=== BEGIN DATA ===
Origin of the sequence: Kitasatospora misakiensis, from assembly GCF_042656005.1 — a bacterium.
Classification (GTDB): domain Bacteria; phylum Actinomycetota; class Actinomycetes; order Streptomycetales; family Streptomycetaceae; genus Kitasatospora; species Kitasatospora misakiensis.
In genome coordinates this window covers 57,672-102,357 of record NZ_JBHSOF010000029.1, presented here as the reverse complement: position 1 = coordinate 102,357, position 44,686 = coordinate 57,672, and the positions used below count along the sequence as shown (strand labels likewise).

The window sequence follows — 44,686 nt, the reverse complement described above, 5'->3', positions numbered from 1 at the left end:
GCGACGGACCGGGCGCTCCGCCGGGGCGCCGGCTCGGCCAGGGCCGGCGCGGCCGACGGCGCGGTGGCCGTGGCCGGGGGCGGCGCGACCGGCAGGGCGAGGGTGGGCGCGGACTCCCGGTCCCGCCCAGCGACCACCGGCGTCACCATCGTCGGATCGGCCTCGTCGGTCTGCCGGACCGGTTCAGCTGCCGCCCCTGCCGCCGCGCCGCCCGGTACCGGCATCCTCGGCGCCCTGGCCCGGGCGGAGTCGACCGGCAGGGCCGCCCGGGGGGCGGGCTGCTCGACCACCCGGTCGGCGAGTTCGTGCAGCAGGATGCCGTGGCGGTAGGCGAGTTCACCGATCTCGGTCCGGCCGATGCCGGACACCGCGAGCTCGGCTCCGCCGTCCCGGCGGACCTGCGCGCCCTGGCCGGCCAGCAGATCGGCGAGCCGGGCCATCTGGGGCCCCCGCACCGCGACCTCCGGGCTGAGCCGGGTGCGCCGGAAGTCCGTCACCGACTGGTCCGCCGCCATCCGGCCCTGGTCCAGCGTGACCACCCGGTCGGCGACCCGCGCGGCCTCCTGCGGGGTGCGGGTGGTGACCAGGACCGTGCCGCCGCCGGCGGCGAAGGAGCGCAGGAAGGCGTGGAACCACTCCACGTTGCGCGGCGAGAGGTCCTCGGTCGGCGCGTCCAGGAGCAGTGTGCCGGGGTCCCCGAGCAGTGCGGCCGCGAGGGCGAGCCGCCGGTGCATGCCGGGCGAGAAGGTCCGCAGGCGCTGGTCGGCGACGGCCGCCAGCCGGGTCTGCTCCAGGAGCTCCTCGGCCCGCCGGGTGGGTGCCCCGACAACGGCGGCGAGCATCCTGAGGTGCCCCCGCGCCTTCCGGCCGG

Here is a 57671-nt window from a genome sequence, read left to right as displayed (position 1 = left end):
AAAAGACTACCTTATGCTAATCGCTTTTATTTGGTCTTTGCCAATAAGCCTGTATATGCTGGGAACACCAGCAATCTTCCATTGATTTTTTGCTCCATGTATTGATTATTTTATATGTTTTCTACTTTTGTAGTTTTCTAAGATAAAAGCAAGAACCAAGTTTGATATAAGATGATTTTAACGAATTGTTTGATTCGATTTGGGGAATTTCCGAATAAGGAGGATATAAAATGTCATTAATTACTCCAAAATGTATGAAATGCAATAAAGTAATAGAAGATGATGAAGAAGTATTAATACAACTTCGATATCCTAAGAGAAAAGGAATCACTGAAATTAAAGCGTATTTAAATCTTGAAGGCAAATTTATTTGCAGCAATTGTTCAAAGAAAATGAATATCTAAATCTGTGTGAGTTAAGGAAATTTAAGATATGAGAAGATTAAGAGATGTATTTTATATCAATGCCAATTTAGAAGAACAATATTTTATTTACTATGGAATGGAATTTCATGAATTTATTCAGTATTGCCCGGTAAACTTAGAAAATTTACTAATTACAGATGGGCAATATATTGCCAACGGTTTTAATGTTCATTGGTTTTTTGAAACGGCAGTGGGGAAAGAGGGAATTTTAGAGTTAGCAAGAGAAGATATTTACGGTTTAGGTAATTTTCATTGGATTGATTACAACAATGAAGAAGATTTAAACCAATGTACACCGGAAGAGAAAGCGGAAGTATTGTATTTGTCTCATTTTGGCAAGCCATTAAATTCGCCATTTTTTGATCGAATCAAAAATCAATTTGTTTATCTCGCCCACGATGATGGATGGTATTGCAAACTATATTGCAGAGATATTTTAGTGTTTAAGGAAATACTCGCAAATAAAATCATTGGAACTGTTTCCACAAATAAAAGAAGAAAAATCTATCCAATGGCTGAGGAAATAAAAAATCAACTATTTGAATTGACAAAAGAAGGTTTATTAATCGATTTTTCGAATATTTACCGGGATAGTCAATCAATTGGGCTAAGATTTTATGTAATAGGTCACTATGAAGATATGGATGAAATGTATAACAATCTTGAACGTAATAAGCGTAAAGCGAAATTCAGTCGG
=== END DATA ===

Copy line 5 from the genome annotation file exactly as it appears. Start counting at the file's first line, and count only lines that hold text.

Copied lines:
GCGACGGACCGGGCGCTCCGCCGGGGCGCCGGCTCGGCCAGGGCCGGCGCGGCCGACGGCGCGGTGGCCGTGGCCGGGGGCGGCGCGACCGGCAGGGCGAGGGTGGGCGCGGACTCCCGGTCCCGCCCAGCGACCACCGGCGTCACCATCGTCGGATCGGCCTCGTCGGTCTGCCGGACCGGTTCAGCTGCCGCCCCTGCCGCCGCGCCGCCCGGTACCGGCATCCTCGGCGCCCTGGCCCGGGCGGAGTCGACCGGCAGGGCCGCCCGGGGGGCGGGCTGCTCGACCACCCGGTCGGCGAGTTCGTGCAGCAGGATGCCGTGGCGGTAGGCGAGTTCACCGATCTCGGTCCGGCCGATGCCGGACACCGCGAGCTCGGCTCCGCCGTCCCGGCGGACCTGCGCGCCCTGGCCGGCCAGCAGATCGGCGAGCCGGGCCATCTGGGGCCCCCGCACCGCGACCTCCGGGCTGAGCCGGGTGCGCCGGAAGTCCGTCACCGACTGGTCCGCCGCCATCCGGCCCTGGTCCAGCGTGACCACCCGGTCGGCGACCCGCGCGGCCTCCTGCGGGGTGCGGGTGGTGACCAGGACCGTGCCGCCGCCGGCGGCGAAGGAGCGCAGGAAGGCGTGGAACCACTCCACGTTGCGCGGCGAGAGGTCCTCGGTCGGCGCGTCCAGGAGCAGTGTGCCGGGGTCCCCGAGCAGTGCGGCCGCGAGGGCGAGCCGCCGGTGCATGCCGGGCGAGAAGGTCCGCAGGCGCTGGTCGGCGACGGCCGCCAGCCGGGTCTGCTCCAGGAGCTCCTCGGCCCGCCGGGTGGGTGCCCCGACAACGGCGGCGAGCATCCTGAGGTGCCCCCGCGCCTTCCGGCCGG